Those of you who knit may be familar with two common styles: English (aka "throwing") and Continental. Recently, I encountered an interesting theory: that "English" knitting style was encouraged (I suppose at least in the UK) because of its palms-down, "ladylike" pose. This may be partly true, but I would also suggest that the technique is easy to learn, and produces even results, making it a good option for those who were only going to knit as a hobby, and for whom speed was not important. My historian's ear also perked up at the discussion, because of the implication that a ladylike posture was not valued in continental Europe, or indeed in Portugal (where they have a different style again).
My own knitting frustrations led me to the discussion. I have knitted since I was a child (sporadically), but with no great results. While I am an even knitter, I am so abysmally slow that I lose interest long before the project is done. To put it into perspective: championship speed knitters run at 100+ stitches per minute. Competent quick knitters are at 50+. I manage about 15-20. So everything takes forever.
Which brings me back to my curiosity about the speeds of knitting production, and particularly that Continental knitting is reputed to be faster than English. The "fast" option in the British Isles in fact seems to be "cottage" or lever style, in which the movement is streamlined by anchoring the right needle, in the knitter's armpit, in an attachment to a belt, or in the knitter's crotch (it's obvious why such a pose would not have caught on with Victorian ladies). Graceful it isn't, but damn quick. And for women in the Aran islands and elsewhere knitting for a living it was probably the fastest way to hand knit anything.
A couple of years ago, I discovered crochet (well, ok, I didn't "discover" it, I'm not the Christopher Columbus of textile arts). I taught myself (thank you, threadbanger!) and since then that's what I've mostly stuck to. Although it is the same basic concept: creating a fabric by looping and threading yarn together, it seems quicker than knitting.
Some beautiful crochet from the mid-19th century onwards have been digitised, showing some of the beautiful designs women used to make bags or cushions. As crochet, like knitting, shifted from being a manufacturing skill to a decorative hobby, it also became more generalised. Previously, different regions specialised in different crafts, and particular decorative motifs (part of the culturogenesis I research in urban spaces relates to the development of distinctive local costumes). The arrival of printed patterns made designs more general: you too can make an "Aran" or "Fairisle" sweater.
Domestic sewing machines (the Smithsonian has a fabulous booklet from 1929 online explaining the history of the sewing machine) and commercial dress patterns appeared in the mid nineteenth century, which made making one's own clothes (for the untrained seamstress) feasible. Although then as now, the amateur stitcher only made the occasional garment, not an entire wardrobe.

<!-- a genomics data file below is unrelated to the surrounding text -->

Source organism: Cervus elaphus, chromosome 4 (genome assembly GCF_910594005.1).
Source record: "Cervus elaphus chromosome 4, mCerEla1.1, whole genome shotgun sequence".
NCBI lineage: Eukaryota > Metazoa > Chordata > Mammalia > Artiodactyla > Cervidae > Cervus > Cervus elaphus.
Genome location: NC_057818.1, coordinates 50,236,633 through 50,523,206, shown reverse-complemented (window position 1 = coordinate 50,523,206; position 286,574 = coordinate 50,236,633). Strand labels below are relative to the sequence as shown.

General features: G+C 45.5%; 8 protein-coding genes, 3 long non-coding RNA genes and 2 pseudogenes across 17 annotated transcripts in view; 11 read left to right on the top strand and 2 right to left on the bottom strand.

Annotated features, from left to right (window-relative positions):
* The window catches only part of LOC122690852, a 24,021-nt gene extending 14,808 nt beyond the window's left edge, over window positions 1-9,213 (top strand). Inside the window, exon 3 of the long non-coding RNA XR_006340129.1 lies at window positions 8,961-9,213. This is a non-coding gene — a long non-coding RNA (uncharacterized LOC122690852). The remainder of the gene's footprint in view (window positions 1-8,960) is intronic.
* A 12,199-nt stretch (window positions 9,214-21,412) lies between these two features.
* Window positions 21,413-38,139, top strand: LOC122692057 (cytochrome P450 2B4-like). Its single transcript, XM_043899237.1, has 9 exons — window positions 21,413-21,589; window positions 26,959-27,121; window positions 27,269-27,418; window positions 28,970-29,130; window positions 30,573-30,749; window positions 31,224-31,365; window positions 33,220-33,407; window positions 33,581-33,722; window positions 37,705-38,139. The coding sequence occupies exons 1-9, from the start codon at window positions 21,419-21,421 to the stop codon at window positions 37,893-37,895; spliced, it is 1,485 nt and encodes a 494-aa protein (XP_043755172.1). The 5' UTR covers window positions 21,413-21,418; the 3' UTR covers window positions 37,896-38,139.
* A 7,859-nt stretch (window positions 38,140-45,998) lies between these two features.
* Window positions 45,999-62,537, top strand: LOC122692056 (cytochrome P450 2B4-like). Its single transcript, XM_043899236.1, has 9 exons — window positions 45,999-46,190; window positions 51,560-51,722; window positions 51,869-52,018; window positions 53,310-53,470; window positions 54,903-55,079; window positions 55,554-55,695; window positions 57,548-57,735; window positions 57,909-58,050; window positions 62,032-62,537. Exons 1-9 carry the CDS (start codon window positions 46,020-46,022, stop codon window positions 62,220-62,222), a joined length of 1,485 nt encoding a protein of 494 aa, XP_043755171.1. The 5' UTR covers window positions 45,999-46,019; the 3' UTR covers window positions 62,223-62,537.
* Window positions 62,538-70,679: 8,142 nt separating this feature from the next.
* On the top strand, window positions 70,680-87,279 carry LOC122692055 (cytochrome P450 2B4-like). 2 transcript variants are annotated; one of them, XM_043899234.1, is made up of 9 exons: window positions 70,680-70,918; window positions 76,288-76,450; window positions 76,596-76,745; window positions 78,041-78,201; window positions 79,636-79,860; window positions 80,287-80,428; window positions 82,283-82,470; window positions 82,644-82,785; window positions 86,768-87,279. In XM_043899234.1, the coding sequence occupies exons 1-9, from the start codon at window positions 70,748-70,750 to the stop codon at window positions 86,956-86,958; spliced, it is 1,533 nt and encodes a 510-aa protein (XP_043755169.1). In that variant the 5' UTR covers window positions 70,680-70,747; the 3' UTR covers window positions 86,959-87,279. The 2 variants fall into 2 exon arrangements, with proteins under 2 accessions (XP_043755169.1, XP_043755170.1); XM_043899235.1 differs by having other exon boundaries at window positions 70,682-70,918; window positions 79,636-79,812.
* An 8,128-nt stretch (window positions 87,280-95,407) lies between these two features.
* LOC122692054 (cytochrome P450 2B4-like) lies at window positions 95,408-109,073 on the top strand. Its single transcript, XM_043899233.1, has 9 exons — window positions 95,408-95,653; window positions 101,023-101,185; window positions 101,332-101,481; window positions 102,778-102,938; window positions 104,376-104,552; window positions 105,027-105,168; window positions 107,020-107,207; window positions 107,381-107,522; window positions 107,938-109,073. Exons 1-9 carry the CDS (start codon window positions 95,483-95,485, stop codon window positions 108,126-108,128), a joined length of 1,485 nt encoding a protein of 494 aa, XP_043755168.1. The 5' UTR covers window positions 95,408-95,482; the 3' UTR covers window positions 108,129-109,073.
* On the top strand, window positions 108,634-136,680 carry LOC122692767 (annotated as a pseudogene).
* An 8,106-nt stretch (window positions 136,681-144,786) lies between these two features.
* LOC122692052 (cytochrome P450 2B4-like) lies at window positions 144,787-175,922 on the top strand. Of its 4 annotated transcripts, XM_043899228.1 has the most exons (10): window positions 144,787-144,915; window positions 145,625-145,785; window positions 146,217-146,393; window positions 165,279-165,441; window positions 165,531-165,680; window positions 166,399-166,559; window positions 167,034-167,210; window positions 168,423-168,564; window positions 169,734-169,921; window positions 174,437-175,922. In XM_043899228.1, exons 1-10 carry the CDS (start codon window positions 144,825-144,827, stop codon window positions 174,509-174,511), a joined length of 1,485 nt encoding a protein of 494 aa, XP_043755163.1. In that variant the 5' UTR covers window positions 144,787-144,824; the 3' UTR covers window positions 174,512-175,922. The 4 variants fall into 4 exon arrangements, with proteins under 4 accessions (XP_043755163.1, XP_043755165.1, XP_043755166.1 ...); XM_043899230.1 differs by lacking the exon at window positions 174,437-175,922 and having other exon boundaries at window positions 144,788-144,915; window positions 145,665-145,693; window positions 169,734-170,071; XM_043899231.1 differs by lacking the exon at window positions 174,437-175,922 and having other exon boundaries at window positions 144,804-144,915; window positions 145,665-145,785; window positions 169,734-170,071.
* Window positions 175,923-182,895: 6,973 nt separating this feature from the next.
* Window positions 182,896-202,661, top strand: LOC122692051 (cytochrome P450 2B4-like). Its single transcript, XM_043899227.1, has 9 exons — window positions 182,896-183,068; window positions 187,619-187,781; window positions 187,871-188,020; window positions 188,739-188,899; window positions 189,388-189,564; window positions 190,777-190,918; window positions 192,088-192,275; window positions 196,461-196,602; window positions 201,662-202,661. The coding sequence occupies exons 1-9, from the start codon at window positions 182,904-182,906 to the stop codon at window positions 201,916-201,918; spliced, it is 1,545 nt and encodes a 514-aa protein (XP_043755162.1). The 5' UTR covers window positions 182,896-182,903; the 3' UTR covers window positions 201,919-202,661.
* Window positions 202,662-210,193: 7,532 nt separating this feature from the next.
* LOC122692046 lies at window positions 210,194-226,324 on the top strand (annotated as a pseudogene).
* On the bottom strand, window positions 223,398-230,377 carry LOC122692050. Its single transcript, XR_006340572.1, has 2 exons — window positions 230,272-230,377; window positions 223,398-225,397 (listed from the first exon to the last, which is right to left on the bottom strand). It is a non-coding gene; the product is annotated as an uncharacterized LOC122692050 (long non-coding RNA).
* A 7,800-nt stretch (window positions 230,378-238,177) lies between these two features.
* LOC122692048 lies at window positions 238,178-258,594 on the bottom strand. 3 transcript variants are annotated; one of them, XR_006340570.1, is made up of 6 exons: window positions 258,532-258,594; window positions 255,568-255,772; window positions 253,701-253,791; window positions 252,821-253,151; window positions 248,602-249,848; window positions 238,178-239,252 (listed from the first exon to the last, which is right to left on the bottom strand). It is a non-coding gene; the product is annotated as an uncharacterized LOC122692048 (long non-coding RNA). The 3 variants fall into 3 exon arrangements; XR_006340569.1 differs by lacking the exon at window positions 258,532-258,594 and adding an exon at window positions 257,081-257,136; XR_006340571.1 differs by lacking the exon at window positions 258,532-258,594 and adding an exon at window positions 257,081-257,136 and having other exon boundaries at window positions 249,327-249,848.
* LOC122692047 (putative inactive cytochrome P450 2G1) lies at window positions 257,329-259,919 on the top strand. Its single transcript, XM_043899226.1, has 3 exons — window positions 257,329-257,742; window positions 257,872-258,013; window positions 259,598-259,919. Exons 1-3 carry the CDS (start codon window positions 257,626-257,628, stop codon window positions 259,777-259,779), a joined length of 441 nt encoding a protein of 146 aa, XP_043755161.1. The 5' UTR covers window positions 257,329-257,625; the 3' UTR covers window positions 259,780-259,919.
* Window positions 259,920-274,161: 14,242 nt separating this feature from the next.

It's a romantic image of the woman sewing by candlelight to clothe her children, but before the machines arrived and sewing was by hand, most women did not make their own or their families' clothes. Rich women had no need (they used dressmakers) and poor women did not have the time. They repaired or altered clothes, and they bought second-hand or acquired hand-me-downs.Only professional seamstresses are likely to have made their own clothes.
I sew, but to make all my own clothes (let alone those for a husband and children) would take pretty much all my time. As in, it would only be possible if I didn't have to work. And it would still be more expensive than just buying them at a department store. (for me to buy the fabric, retail, for an outfit, can work out more expensive than getting the outfit when it's already been sewn together in a factory in some other country, where another woman's labour is being valued at much less than mine).
Perhaps because these are traditionally female crafts, the engineering skill is overlooked.
"I felt overwhelmed by the masses of circular creations that seemed to represent womankind's challenge to answer the riddle of pi in neverending cotton lace. It seemed odd to me that so many women could say that they are no good at math when they could create a perfect flat circle, or hexagon, or octagon, in lace pattern, no less.
Lace is a way of suspending holes within a stable fabric. So making a doily means a person creates pleasing, repeating geometrical pattterns with these holes, while at the same time making the number of stitches inrease by pi (3.14+) every time the diameter of the doily increases by the height of the average stitch's width.
― Sigrid Arnott
The mathematical and spatial ability in devising patterns can be quite high, as shown in the work of mathematician Daina Taimina, using crochet to model hyperbolic space.
The hours of work involved in making anything by hand mean those of us who do it (when it would be cheaper to just buy a machine-knitted sweater), are doing it for recreation - and perhaps to make something unique. But if anyone gives you a sweater they knitted this Christmas, remember that it probably took them hours each evening for weeks to make it.